Life — Learning From the Fire

This sort of thing doesn’t seem to happen often. A lot of people I know are talking about how tragic the fire is and how life shouldn’t be this way, but I think it’s worth looking at things in its opposite.

It’s much easier to remember history by its tragedies rather than the miracles (you can point to my own blog as an example of this: I never once mentioned Katie Bouman’s team that created the black hole picture!), but by the look of things, the world used to be much worse. Sure, the world could stand to be a lot better, but let’s look at things in a positive light today. 100 years ago we were just getting out of one of the worst wars humanity had ever known, and was just a few steps away from entering one that would rival it.

Not too long ago, monuments and landmarks were being destroyed left and right, not to mention the millions of lives that were suddenly lost.

When a single building being on fire is international news, as important as that building may be, we have reason to be thankful for the relative peacefulness our modern day has provided us.

Beyond this, death (as the case may be), is a natural part of life. All things must end, and if the Notre Dame Cathedral is left in a state where it can’t be restored (which would honestly surprise me), then that doesn’t diminish the fact that there is still an endless supply of art, history, and culture in Paris alone.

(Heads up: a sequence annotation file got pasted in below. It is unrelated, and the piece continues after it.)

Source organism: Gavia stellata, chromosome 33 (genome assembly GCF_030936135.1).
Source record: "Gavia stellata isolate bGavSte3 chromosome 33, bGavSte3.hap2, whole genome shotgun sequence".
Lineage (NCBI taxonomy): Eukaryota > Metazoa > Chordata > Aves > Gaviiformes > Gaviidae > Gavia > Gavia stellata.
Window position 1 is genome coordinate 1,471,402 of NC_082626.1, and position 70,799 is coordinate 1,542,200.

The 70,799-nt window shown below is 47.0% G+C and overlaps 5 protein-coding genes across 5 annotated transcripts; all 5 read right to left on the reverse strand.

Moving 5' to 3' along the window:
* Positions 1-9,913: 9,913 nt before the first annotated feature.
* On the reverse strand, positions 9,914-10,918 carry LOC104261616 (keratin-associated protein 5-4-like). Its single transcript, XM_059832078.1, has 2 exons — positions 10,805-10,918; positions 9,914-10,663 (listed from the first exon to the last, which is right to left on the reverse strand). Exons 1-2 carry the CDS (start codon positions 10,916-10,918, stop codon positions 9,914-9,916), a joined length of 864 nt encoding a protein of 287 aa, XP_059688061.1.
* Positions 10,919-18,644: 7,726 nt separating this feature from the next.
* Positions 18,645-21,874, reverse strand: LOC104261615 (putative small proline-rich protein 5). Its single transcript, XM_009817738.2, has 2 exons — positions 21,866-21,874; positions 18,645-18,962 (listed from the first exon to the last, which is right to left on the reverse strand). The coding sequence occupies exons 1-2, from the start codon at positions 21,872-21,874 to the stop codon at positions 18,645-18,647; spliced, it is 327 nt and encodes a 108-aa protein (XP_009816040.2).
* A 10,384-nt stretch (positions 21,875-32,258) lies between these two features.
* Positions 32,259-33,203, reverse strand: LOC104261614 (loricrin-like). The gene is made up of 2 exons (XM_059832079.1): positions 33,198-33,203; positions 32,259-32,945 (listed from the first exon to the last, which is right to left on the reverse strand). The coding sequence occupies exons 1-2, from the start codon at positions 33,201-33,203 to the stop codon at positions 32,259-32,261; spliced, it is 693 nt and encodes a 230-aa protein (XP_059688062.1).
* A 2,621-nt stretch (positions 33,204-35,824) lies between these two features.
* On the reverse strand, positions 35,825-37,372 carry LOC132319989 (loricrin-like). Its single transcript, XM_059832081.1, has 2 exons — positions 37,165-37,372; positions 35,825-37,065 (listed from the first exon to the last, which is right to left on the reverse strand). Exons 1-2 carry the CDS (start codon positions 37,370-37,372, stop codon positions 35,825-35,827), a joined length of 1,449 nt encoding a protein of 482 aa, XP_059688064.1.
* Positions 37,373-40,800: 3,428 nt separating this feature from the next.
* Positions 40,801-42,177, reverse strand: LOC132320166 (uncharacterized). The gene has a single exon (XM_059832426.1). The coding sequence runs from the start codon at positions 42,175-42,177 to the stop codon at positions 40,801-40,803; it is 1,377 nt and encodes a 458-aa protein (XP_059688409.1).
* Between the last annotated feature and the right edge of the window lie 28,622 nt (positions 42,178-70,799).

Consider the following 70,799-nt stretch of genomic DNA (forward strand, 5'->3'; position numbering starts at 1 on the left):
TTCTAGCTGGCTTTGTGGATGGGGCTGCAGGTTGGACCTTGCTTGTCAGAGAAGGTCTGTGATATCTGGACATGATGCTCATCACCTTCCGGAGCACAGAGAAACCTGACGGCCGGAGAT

People have short memories, and I think it’s in events like this that remind us of the pieces of culture that we still have, right next door. You never know if it’s going to be there tomorrow, because something as crazy could happen there, too.

Is it tragic? Yes, of course. But as far as I know nobody was injured, and with today’s technology the building could probably be rebuilt better than it was yesterday in less than a decade.

It astounds me a bit that some people seem to view events like this exactly the same way as terrorist attacks. You see the same things being spouted off: “Our hearts are breaking today in light of recent events that took place this morning/afternoon/evening. Tragedies like this…” and so on. I think treating the destruction of a monument the same way as the deaths of hundreds of people in the same way is incredibly insulting, frankly. And yet, which will history remember more clearly? Hard to say, though it does seem that this sort of freak accident is far more rare than terrorist attacks, unfortunately.

I think days like today are best used reflecting on the past, looking forward to the future, and pressing onward to right wrongs (intentional or not) without taking more time than we need to mourn over what was lost.

One thing I feel modern society has gotten really bad at is learning from mistakes and correcting them. Let the cathedral’s fire (and the subsequent blow against European past and culture) be your excuse to go to your local museums or exhibits. Go explore culture you otherwise would not have! Life goes on.

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